The opinion of the court was delivered by: J. Paul Oetken, District Judge:
Plaintiff Fireman's Fund Insurance Company, as subrogee of Michael Skurnik Wines, Inc. ("MSW"), brings this action against Defendant AMC USA, Inc. ("AMC") for breach of fiduciary duty, fraud, negligence, breach of contract, and account stated in connection with damage to and loss of a shipment of wine from Spain to the United States. AMC moves to dismiss the Complaint in its entirety pursuant to Rule 12(b)(6) of the Federal Rules of Civil Procedure on the ground that the first three claims are time-barred under relevant contracts and under the Carriage of Goods by Sea Act, Pub. L. 16 No. 74-521, 49 Stat. 1207 (1936), reprinted in note following 46 U.S.C. § 30701 (previously codified at 46 U.S.C. App. §§ 1301 et seq.) ("COGSA"), and that, once those claims are dismissed, the Court no longer has jurisdiction over the fourth and fifth claims because they do not meet the amount-in-controversy requirement of the diversity jurisdiction statute, 28 U.S.C. § 1332(a)(2). AMC also argues that the fraud claim must be dismissed for failure to meet the heightened pleading requirements for fraud claims set forth in Rule 9(b) of the Federal Rules of Civil Procedure. For the reasons set forth below, AMC's motion to dismiss is denied.
The following facts are drawn from the allegations in the Amended Complaint, which are presumed true for the purpose of this motion, as well as from documents that are incorporated in and integral to the Complaint.
Plaintiff is an insurance company incorporated and with a principal place of business in California.
MSW was, at all times relevant to this case, an importer, distributor and seller of wines, and was the purchaser, owner, and intended consignee of the shipment at issue in the case.
Defendant AMC is a New Jersey corporation with its principal place of business in New York that was "engaged in the business of providing transportation and logistics services, including freight forwarder services, related to the arrangement, organization, and provision of transportation for wine shipments between Spain and the United States." (Amended Complaint, Dkt. No. 15, ("Am. Comp.") ¶ 5.)*fn1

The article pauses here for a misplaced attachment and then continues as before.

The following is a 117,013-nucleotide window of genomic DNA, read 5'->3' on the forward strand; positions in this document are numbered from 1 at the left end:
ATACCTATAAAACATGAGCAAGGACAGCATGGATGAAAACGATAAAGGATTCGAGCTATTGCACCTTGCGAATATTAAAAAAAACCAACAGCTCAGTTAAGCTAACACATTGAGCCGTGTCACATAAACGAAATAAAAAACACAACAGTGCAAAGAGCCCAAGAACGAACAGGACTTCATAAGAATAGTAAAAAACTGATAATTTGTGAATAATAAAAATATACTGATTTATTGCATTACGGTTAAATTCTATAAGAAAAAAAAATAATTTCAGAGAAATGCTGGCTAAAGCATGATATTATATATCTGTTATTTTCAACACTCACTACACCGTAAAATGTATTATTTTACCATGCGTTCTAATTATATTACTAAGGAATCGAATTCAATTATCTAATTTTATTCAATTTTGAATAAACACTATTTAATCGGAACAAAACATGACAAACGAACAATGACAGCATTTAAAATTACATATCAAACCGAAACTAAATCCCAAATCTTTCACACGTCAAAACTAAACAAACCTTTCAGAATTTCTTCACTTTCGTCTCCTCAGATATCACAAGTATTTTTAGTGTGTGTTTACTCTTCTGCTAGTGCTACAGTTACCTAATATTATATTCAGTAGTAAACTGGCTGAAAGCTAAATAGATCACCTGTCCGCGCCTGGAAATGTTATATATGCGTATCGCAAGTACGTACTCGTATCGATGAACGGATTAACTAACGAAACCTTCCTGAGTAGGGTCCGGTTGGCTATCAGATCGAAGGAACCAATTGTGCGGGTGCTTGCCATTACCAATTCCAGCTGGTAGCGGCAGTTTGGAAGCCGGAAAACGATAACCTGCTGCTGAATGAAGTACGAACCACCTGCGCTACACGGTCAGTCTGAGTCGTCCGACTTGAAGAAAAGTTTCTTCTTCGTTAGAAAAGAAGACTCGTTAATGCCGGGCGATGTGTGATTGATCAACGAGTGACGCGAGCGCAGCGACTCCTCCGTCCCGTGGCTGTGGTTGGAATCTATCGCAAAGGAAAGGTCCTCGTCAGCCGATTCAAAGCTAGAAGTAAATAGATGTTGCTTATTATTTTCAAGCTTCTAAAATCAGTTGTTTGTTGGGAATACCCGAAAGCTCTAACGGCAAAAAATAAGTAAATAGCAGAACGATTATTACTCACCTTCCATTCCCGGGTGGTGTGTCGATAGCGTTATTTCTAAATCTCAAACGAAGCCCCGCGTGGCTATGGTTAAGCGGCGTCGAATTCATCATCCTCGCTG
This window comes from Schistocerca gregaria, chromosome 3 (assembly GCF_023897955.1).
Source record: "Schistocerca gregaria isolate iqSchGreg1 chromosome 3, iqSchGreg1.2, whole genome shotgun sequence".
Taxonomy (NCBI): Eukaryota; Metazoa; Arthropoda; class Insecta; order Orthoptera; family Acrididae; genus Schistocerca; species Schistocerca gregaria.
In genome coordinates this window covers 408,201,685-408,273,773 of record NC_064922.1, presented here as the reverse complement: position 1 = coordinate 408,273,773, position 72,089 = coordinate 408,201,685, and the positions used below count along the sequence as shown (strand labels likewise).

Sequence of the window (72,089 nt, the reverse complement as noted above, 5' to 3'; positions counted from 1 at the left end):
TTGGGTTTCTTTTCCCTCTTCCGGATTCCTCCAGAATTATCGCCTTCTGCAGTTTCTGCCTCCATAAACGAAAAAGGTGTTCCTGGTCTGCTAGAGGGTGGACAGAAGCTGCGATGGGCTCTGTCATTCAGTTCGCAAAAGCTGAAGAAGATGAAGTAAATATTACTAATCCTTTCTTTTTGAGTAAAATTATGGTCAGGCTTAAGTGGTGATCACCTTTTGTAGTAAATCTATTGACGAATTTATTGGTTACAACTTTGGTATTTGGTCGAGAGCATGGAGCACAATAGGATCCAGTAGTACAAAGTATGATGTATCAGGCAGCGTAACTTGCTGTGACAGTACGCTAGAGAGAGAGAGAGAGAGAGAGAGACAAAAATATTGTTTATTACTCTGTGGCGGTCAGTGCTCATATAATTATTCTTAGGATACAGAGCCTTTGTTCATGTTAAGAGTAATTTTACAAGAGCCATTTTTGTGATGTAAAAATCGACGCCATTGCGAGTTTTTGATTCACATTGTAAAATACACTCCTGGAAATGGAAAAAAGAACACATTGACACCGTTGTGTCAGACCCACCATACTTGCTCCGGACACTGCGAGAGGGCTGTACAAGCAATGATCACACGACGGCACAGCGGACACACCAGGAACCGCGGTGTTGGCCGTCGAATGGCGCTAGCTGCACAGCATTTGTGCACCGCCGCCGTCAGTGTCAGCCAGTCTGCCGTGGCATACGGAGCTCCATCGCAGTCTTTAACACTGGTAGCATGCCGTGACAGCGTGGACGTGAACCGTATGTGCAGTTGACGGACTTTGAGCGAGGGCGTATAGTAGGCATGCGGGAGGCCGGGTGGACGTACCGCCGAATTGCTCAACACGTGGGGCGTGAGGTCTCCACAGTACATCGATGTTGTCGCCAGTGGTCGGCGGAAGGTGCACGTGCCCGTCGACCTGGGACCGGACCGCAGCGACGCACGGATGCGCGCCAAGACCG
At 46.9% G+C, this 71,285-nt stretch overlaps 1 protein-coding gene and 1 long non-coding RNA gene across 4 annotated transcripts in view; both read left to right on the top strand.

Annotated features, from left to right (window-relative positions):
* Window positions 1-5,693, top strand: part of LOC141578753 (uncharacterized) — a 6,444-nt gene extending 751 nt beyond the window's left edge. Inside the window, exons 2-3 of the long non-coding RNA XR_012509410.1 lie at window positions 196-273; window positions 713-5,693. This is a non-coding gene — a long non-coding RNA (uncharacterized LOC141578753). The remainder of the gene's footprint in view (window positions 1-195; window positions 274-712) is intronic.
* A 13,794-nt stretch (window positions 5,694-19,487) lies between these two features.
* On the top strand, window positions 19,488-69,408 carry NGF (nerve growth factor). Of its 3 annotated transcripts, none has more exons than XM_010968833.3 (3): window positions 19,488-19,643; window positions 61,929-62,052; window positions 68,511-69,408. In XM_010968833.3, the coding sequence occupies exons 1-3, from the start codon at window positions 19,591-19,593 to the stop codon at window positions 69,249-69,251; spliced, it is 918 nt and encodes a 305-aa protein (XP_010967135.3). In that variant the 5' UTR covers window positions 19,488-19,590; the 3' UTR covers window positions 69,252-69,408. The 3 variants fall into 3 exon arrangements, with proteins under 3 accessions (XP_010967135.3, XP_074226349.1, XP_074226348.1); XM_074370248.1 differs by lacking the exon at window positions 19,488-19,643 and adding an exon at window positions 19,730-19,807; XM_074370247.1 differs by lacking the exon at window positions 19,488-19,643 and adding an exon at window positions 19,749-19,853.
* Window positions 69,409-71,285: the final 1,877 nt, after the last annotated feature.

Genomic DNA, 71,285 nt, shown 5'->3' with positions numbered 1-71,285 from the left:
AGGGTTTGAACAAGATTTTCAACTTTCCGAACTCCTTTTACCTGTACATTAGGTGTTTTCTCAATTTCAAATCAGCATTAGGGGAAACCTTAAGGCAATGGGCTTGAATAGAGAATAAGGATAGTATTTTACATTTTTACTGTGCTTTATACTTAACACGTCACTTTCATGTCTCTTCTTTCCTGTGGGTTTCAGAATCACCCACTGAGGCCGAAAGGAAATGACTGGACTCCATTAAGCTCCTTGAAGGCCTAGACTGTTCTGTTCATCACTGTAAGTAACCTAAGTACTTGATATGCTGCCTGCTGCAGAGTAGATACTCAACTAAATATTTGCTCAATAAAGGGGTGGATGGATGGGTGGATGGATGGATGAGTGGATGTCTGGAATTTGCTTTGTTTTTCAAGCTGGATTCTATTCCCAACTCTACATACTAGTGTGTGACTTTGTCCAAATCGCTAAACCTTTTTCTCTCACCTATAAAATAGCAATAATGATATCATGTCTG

In or about October 2009, AMC contracted with MSW to provide freight forwarding services for a shipment of 1,236 cases of Spanish wine purchased by MSW, and insured by Plaintiff. AMC was responsible for arranging and organizing the pick-up of the individual consignments of wine in various quantities from suppliers in Spain, for organizing the road-carriage of the wine to a consolidation facility at or near Barcelona, Spain, and for arranging and organizing the consolidation, storage, and sake-keeping of the individual consignments pending the intended ocean transportation to New York scheduled to commence on or about November 10, 2009.
AMC subcontracted these duties to Barnatrans, S.A. ("Barnatrans"), which is believed to be a Spanish freight forwarder and/or forwarding agent. Unbeknownst to MSW, AMC was allegedly indebted to Barnatrans under prior agreements pertaining to unrelated transactions in an amount totaling roughly €300,000.
After arranging for the collection of the 1,236 cases of wine, Barnatrans effected a seizure of the shipment and refused to allow it to be released from a third-party warehouse to the vessel that was to bring the shipment to the United States. AMC allegedly withheld information from MSW regarding this seizure. The seizure of the wine lasted from November 2009 until on or about June 1, 2010. During the seizure, the wine was allegedly held in unsecure and improper storage conditions and was exposed to extremes of temperature.
On June 1, 2010, when an inventory was performed by AMC, it was discovered that 245 cases were missing. The remaining 991 cases were shipped to New York in or about August 2010.
The parties executed bills of lading for the shipment of the 991 cases, which were divided into seven different shipments. These bills of lading are dated July 20, 2010. Each of these bills of lading contained identical terms and conditions, including a "Clause Paramount" that "All carriage under this Bill of Lading to or from the United States shall have effect subject to the provisions of [COGSA]. . . . [and] said law shall govern before the goods are loaded on and after they are discharged from the vessel whether the goods are carried on deck or under deck and throughout the entire time the goods are in the custody of the carrier." (Jacobs Dec. Ex. C at 2.) The bills of lading also set a time bar for lawsuits, providing that the carrier "shall be discharged from all liability for loss of or damage to goods unless suit is brought within one (1) year after delivery of the goods or the date when the goods should have been delivered." (Id.)
After the goods arrived in or about August 2010, a wine expert sampled the wine and concluded that the wines were "compromised" and "unfit for intended sale." (Am. Comp. ¶ 29.) These cases were ...